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Vint Cerf of Google on Internet rights – interview

In an interview, Vint Cerf of Google says individuals do not have a right to connect to the Internet, nor does a person have the right to eliminate information that's already on the Web. About China: 'There is much more openness and tolerance of criticism' than the West generally believes.

March 8, 2012

Vint Cerf, shown here in 2005, is a vice president of Google and considered one of the fathers of the Internet. In an interview last week with Nathan Gardels, he said: 'I wouldn’t say an individual has the right to be given access, but he or she should have the right not to be denied access if they can get it.'

Paul Sakuma/AP/file

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Vint Cerf, a vice president of Google, is considered one of the founding fathers of the Internet. He spoke with Global Viewpoint Network editor Nathan Gardels last week.

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NATHAN GARDELS: When he founded Doctors Without Borders, Bernard Kouchner promoted the “right to protect” by crossing borders where the sovereign powers were harming their own citizens. When he was foreign minister of France, he called for Internet freedom and “the right to connect” across borders. As secretary of State, Hillary Rodham Clinton has expressed similar views. Yet, Twitter has now agreed to respect boundaries and censorship laws by host states, prompting the Chinese dissident artist Ai Weiwei to renounce tweeting. Google is going back to China.

Which one of these approaches is correct? What is the role of governments? Of technologists? As you have written in The New York Times, the Internet is an “enabler” technology, not a right in itself.

VINT CERF: First of all, as far as I am aware, Google is not returning to any censorious practices in China. We don’t have any intention to go backward on that score. We continue to operate out of Hong Kong because there are not such restrictions at hk.com like there are at cn.com.

I wrote that article in The New York Times primarily because I felt there was too much focus on the Internet itself instead of realizing that this was only one of many technologies invented to facilitate human interaction, like the book or the phone in the past, and who knows what else that is better will come along in the future. So, I thought it would be odd to talk about “the right to connect to the Internet.”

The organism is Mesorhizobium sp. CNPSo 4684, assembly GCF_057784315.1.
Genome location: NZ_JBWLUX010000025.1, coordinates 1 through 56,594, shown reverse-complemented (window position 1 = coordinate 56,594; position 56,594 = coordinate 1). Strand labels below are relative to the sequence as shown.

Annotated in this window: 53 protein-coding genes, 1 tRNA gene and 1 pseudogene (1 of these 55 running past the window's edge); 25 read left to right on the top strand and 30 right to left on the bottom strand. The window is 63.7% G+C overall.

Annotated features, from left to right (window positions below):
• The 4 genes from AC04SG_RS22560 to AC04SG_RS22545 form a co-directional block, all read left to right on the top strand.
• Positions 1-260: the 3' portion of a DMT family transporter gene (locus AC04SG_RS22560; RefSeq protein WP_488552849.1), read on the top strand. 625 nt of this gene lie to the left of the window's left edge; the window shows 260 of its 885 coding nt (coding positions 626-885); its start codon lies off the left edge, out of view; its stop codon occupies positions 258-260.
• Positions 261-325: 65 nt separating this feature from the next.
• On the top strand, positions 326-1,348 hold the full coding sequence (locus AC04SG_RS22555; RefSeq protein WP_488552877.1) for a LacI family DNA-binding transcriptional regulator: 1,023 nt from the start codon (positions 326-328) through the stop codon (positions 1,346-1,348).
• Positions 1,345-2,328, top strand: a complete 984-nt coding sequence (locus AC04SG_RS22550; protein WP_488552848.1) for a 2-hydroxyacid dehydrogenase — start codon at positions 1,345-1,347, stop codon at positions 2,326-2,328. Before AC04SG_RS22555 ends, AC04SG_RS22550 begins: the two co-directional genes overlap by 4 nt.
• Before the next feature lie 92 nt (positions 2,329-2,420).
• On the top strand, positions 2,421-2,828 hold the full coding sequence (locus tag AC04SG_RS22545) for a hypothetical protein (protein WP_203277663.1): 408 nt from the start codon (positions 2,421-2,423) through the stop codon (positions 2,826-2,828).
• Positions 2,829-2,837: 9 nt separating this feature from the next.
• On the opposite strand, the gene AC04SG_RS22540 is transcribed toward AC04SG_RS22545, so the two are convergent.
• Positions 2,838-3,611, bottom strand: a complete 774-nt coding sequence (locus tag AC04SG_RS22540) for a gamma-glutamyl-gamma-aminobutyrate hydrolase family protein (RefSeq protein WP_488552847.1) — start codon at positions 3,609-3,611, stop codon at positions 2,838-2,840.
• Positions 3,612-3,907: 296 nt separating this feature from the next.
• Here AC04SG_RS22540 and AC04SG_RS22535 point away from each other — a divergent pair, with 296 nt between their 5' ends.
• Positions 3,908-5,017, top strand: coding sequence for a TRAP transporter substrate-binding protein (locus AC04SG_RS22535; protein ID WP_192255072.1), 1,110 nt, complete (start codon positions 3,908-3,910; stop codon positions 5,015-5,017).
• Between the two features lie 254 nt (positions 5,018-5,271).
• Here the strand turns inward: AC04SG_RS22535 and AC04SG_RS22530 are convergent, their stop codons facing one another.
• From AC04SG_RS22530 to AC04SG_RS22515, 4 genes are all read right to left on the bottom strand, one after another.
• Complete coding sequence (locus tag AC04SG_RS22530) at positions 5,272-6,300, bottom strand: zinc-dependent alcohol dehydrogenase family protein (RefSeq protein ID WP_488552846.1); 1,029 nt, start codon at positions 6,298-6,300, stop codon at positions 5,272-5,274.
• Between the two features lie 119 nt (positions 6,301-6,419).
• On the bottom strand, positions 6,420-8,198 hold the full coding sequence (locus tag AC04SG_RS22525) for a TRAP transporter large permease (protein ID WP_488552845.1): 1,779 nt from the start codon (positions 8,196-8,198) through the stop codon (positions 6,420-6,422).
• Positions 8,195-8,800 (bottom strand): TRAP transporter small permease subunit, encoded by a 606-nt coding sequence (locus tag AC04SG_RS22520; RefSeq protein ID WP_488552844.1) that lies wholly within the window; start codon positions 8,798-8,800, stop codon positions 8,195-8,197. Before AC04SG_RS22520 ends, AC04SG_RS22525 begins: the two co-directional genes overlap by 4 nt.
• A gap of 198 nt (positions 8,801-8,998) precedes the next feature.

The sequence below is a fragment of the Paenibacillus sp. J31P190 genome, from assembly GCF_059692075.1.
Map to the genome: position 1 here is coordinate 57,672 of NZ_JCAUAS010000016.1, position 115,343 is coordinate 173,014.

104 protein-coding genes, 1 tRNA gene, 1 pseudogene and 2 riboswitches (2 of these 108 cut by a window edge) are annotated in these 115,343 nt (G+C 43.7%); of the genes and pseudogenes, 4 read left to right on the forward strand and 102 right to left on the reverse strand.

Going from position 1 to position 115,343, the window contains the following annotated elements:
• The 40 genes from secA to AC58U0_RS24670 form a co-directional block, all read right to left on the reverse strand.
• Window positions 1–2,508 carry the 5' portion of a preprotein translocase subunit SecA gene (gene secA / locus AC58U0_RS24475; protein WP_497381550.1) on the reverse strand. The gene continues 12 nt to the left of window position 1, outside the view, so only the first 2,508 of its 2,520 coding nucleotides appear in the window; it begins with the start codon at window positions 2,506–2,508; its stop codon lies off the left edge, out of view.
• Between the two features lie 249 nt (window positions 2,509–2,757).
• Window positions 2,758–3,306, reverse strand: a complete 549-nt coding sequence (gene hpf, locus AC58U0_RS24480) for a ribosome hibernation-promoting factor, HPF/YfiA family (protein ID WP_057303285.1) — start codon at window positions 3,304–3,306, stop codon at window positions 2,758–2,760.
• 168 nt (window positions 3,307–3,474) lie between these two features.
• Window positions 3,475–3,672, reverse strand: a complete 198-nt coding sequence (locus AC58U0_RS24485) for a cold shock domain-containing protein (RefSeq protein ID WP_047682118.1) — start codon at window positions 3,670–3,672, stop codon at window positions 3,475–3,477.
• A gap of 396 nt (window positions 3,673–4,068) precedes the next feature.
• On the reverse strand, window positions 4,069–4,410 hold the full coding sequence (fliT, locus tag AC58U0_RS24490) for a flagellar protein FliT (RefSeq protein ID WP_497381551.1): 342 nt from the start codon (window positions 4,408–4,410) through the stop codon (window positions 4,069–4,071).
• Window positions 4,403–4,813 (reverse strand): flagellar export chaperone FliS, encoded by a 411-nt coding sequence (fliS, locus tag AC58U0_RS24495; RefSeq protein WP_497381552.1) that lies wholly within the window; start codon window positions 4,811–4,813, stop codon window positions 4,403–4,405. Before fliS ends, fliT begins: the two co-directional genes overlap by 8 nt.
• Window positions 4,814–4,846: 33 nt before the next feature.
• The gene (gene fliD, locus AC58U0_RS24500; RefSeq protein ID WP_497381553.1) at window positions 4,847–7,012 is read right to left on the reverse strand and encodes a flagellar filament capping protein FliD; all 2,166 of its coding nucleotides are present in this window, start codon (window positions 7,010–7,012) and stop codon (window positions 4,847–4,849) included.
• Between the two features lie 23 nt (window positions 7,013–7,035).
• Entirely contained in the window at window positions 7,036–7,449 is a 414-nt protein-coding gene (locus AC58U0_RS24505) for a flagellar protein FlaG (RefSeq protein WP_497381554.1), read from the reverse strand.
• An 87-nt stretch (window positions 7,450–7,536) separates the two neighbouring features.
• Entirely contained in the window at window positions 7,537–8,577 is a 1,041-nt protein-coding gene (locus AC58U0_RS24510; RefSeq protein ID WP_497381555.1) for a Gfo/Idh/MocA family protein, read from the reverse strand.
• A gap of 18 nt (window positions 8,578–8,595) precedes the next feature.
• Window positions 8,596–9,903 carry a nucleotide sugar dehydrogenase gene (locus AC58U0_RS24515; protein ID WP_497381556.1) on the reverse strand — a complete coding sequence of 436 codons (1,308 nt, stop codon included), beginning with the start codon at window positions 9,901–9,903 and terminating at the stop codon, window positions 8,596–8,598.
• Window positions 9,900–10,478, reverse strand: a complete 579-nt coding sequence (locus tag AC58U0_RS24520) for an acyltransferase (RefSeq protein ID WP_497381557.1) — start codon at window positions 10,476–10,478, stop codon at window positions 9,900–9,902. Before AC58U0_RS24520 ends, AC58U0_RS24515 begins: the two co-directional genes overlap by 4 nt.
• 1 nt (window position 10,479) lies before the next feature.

However, I don’t think I sufficiently appreciated the inversion of that question: Is access to whatever the current enabler of human interaction is at a given historical moment a human right? I wouldn’t say an individual has the right to be given access, but he or she should have the right not to be denied access if they can get it.

GARDELS: Once one agrees on this basic right, then other more complicated issues come into play. For example, in Europe there is much more concern over privacy of information shared over the Web, and even a new right I’ve heard proposed: “the right to forget,” or “digital amnesty” – that is, the right of a person to eliminate information that, once on the Web, will circulate out there forever.

CERF: That is nonsense. Even bizarre. If this were a different medium – say, paper publishing – what would you do? Go to every library in the world and pull things out in your zeal to cause the world to forget in order to reset the record?

The idea that you can somehow erase the Internet is silly. The reason is that with Internet technology you can capture a photo, a quote, or an article, store it locally and upload it into the Net more than once, if you wish, to multiple sites. Can you imagine then forcing the search engines to somehow not index that information? Who gets to characterize the information that should not or no longer be made visible?

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